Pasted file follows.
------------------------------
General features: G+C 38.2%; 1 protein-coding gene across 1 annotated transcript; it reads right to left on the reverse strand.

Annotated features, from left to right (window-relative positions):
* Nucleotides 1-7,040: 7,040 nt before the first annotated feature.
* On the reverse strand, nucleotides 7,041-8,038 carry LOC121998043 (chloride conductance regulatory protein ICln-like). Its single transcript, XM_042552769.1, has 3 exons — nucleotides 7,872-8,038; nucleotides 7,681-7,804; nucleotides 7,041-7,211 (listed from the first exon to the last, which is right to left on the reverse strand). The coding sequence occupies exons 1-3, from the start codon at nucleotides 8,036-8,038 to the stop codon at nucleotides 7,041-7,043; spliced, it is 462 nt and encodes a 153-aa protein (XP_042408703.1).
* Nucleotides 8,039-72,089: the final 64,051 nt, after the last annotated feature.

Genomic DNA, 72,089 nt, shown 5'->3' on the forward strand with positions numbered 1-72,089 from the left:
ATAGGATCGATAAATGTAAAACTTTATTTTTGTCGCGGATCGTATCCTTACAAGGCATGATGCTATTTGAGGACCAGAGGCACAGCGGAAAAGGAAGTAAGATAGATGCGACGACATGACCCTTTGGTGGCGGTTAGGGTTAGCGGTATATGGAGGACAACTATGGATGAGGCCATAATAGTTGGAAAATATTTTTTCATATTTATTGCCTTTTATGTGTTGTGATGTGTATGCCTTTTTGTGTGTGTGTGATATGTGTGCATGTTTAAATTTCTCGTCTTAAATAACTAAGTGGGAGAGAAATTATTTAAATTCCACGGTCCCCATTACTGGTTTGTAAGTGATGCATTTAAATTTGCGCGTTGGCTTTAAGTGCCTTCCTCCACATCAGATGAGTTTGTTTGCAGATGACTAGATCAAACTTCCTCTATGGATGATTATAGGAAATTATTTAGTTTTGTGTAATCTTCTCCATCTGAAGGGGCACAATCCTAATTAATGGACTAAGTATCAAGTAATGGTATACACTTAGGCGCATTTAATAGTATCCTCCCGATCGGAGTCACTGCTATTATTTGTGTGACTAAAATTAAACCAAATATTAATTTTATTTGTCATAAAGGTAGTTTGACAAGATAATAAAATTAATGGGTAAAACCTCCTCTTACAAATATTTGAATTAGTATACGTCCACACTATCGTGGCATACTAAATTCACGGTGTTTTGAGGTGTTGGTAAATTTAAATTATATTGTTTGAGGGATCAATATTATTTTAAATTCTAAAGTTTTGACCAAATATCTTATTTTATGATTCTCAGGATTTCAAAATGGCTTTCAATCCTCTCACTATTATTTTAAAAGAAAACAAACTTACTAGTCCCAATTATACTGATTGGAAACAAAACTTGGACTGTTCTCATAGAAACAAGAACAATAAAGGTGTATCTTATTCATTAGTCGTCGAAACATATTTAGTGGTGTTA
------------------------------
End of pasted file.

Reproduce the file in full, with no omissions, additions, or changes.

General features: G+C 38.2%; 1 protein-coding gene across 1 annotated transcript; it reads right to left on the reverse strand.

Annotated features, from left to right (window-relative positions):
* Nucleotides 1-7,040: 7,040 nt before the first annotated feature.
* On the reverse strand, nucleotides 7,041-8,038 carry LOC121998043 (chloride conductance regulatory protein ICln-like). Its single transcript, XM_042552769.1, has 3 exons — nucleotides 7,872-8,038; nucleotides 7,681-7,804; nucleotides 7,041-7,211 (listed from the first exon to the last, which is right to left on the reverse strand). The coding sequence occupies exons 1-3, from the start codon at nucleotides 8,036-8,038 to the stop codon at nucleotides 7,041-7,043; spliced, it is 462 nt and encodes a 153-aa protein (XP_042408703.1).
* Nucleotides 8,039-72,089: the final 64,051 nt, after the last annotated feature.

Genomic DNA, 72,089 nt, shown 5'->3' on the forward strand with positions numbered 1-72,089 from the left:
ATAGGATCGATAAATGTAAAACTTTATTTTTGTCGCGGATCGTATCCTTACAAGGCATGATGCTATTTGAGGACCAGAGGCACAGCGGAAAAGGAAGTAAGATAGATGCGACGACATGACCCTTTGGTGGCGGTTAGGGTTAGCGGTATATGGAGGACAACTATGGATGAGGCCATAATAGTTGGAAAATATTTTTTCATATTTATTGCCTTTTATGTGTTGTGATGTGTATGCCTTTTTGTGTGTGTGTGATATGTGTGCATGTTTAAATTTCTCGTCTTAAATAACTAAGTGGGAGAGAAATTATTTAAATTCCACGGTCCCCATTACTGGTTTGTAAGTGATGCATTTAAATTTGCGCGTTGGCTTTAAGTGCCTTCCTCCACATCAGATGAGTTTGTTTGCAGATGACTAGATCAAACTTCCTCTATGGATGATTATAGGAAATTATTTAGTTTTGTGTAATCTTCTCCATCTGAAGGGGCACAATCCTAATTAATGGACTAAGTATCAAGTAATGGTATACACTTAGGCGCATTTAATAGTATCCTCCCGATCGGAGTCACTGCTATTATTTGTGTGACTAAAATTAAACCAAATATTAATTTTATTTGTCATAAAGGTAGTTTGACAAGATAATAAAATTAATGGGTAAAACCTCCTCTTACAAATATTTGAATTAGTATACGTCCACACTATCGTGGCATACTAAATTCACGGTGTTTTGAGGTGTTGGTAAATTTAAATTATATTGTTTGAGGGATCAATATTATTTTAAATTCTAAAGTTTTGACCAAATATCTTATTTTATGATTCTCAGGATTTCAAAATGGCTTTCAATCCTCTCACTATTATTTTAAAAGAAAACAAACTTACTAGTCCCAATTATACTGATTGGAAACAAAACTTGGACTGTTCTCATAGAAACAAGAACAATAAAGGTGTATCTTATTCATTAGTCGTCGAAACATATTTAGTGGTGTTA